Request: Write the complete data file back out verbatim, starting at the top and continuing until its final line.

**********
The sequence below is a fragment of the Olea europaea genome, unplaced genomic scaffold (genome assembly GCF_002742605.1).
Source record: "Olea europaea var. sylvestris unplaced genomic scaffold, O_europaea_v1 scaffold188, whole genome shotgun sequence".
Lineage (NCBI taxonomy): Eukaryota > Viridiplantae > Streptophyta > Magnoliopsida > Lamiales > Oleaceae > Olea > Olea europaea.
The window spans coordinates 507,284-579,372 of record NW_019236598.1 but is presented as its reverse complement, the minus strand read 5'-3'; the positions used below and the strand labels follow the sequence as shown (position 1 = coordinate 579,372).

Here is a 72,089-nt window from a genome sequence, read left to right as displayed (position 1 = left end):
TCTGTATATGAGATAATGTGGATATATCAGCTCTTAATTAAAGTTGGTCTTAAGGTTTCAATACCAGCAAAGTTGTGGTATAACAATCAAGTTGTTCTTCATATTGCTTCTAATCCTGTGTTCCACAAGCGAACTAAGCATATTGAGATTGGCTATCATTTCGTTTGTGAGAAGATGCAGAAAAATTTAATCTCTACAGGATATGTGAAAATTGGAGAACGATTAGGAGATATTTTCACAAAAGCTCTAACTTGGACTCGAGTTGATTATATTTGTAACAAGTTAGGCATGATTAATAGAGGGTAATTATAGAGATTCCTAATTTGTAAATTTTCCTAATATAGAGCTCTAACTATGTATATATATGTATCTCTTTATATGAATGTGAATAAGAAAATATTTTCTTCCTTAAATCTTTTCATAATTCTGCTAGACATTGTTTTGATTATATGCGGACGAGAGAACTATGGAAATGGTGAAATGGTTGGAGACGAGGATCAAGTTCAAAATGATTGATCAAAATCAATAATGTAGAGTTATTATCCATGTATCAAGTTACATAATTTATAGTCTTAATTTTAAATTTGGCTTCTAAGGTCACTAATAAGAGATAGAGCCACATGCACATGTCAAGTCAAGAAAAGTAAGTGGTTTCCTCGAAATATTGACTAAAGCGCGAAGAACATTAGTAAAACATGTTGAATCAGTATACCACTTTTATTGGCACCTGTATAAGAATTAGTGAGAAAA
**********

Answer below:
The sequence below is a fragment of the Olea europaea genome, unplaced genomic scaffold (genome assembly GCF_002742605.1).
Source record: "Olea europaea var. sylvestris unplaced genomic scaffold, O_europaea_v1 scaffold188, whole genome shotgun sequence".
Lineage (NCBI taxonomy): Eukaryota > Viridiplantae > Streptophyta > Magnoliopsida > Lamiales > Oleaceae > Olea > Olea europaea.
The window spans coordinates 507,284-579,372 of record NW_019236598.1 but is presented as its reverse complement, the minus strand read 5'-3'; the positions used below and the strand labels follow the sequence as shown (position 1 = coordinate 579,372).

Here is a 72,089-nt window from a genome sequence, read left to right as displayed (position 1 = left end):
TCTGTATATGAGATAATGTGGATATATCAGCTCTTAATTAAAGTTGGTCTTAAGGTTTCAATACCAGCAAAGTTGTGGTATAACAATCAAGTTGTTCTTCATATTGCTTCTAATCCTGTGTTCCACAAGCGAACTAAGCATATTGAGATTGGCTATCATTTCGTTTGTGAGAAGATGCAGAAAAATTTAATCTCTACAGGATATGTGAAAATTGGAGAACGATTAGGAGATATTTTCACAAAAGCTCTAACTTGGACTCGAGTTGATTATATTTGTAACAAGTTAGGCATGATTAATAGAGGGTAATTATAGAGATTCCTAATTTGTAAATTTTCCTAATATAGAGCTCTAACTATGTATATATATGTATCTCTTTATATGAATGTGAATAAGAAAATATTTTCTTCCTTAAATCTTTTCATAATTCTGCTAGACATTGTTTTGATTATATGCGGACGAGAGAACTATGGAAATGGTGAAATGGTTGGAGACGAGGATCAAGTTCAAAATGATTGATCAAAATCAATAATGTAGAGTTATTATCCATGTATCAAGTTACATAATTTATAGTCTTAATTTTAAATTTGGCTTCTAAGGTCACTAATAAGAGATAGAGCCACATGCACATGTCAAGTCAAGAAAAGTAAGTGGTTTCCTCGAAATATTGACTAAAGCGCGAAGAACATTAGTAAAACATGTTGAATCAGTATACCACTTTTATTGGCACCTGTATAAGAATTAGTGAGAAAA